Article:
Simon said the word "determined" in Hallís memo upset him.

"As mayor I have attended every meeting of this governmental body, so that my first question was: When was this determination made? Where was this determination made? And what public notice was given?"

The stage for the duel began to be set April 1 when Simon wrote a memo to city council members stating his recommendation that five-year Planning and Zoning Commissioner Susan Scovell be replaced by Johnson.

Despite the memo debate, the council unanimously supported the appointment of Johnson Monday night.

"I donít want to have anyone there more than six years," Simon explained of his decision to dismiss Scovell, although she was willing to serve another term.

In statements made by Councilwoman Potters and Hall Monday night, the following events appear to have occurred:

Potters conceived of the idea to advertise for planning and zoning commissioners, which the city has done in the past, and told Hall about it. Hall decided the idea had merit and contacted Gourlay to find out what he thought.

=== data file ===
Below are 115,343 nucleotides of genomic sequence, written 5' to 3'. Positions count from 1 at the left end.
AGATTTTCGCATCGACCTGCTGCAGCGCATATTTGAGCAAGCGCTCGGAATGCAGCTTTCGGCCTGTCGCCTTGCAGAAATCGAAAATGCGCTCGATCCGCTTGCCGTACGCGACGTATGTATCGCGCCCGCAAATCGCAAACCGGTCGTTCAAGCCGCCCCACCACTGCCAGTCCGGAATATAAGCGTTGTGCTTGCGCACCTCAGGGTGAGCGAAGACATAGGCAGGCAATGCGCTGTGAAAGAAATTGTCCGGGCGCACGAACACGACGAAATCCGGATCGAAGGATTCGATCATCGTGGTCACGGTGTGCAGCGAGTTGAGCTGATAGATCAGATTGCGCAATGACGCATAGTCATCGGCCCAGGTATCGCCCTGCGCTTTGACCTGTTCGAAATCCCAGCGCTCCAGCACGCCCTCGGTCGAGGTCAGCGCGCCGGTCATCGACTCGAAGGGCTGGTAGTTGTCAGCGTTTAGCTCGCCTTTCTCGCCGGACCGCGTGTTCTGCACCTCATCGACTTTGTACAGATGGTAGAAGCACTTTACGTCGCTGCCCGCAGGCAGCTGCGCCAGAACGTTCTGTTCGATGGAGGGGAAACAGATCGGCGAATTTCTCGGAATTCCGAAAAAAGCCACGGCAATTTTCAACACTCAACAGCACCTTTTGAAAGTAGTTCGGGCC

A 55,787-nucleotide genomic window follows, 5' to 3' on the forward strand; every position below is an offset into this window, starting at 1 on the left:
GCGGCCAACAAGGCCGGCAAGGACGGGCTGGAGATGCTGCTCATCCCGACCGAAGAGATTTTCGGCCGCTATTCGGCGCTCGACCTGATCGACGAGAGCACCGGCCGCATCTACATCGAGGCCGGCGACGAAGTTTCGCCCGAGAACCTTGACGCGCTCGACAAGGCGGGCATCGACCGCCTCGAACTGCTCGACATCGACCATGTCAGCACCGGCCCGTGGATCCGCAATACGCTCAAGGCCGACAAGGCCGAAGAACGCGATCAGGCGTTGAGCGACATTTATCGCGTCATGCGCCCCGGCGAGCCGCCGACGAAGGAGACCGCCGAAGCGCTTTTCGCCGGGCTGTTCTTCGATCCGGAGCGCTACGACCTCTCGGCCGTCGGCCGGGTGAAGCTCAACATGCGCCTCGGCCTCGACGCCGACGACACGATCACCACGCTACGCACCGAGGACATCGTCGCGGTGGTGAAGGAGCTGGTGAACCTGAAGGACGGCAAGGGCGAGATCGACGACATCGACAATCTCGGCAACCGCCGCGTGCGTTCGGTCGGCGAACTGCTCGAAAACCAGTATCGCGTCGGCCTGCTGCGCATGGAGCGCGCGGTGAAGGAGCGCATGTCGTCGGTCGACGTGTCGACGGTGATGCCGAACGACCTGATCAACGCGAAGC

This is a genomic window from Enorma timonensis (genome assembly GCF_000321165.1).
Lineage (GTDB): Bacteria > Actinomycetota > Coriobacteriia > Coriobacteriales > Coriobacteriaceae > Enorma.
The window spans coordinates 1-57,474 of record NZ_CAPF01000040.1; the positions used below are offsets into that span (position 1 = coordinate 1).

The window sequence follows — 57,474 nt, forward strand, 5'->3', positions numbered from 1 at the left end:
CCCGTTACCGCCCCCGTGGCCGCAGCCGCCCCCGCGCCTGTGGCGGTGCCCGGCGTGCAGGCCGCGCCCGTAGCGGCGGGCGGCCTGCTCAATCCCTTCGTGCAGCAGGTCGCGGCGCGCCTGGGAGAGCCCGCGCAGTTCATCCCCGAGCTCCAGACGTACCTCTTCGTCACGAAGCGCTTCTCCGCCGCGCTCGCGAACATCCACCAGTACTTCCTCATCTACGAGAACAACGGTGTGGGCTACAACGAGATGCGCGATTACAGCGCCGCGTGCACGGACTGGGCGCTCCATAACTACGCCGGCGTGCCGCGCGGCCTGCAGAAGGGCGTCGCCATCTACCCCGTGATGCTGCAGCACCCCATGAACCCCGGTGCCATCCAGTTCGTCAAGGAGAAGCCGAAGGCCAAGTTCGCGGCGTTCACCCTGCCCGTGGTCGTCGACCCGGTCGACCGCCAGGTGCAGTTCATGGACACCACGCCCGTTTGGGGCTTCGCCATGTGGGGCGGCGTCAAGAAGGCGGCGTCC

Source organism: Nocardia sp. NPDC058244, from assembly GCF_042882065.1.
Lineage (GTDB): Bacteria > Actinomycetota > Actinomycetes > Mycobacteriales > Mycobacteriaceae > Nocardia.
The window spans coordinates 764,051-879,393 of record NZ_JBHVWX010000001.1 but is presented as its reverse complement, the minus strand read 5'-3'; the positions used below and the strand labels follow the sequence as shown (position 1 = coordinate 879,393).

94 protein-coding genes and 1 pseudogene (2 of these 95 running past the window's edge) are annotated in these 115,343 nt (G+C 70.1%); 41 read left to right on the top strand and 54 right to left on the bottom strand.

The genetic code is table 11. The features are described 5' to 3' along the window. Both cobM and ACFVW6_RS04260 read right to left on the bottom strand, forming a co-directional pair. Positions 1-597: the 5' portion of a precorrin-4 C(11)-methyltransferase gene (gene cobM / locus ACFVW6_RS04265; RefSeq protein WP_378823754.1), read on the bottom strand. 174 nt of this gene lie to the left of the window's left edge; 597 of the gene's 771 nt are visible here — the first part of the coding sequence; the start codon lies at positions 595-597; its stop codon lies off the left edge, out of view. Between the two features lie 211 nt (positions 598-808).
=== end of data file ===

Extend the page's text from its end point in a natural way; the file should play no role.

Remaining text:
However, a city resolution titled City Council Rules of Procedure and Conduct states that "once a matter is placed on the agenda, it shall not be removed without the affirmative vote of a majority of the council."

In Hallís words: "The reality is that I needed three votes to pull it off.

"It had nothing to do with violating open meeting laws. Everybody was in agreement that it was in the spirit of having an open government, not to the degradation of an open form of government."

He said it is, and has been, common for council members to contact one another outside of meetings to discuss matters before the city. He said he does not believe what he did was beyond the letter of the law.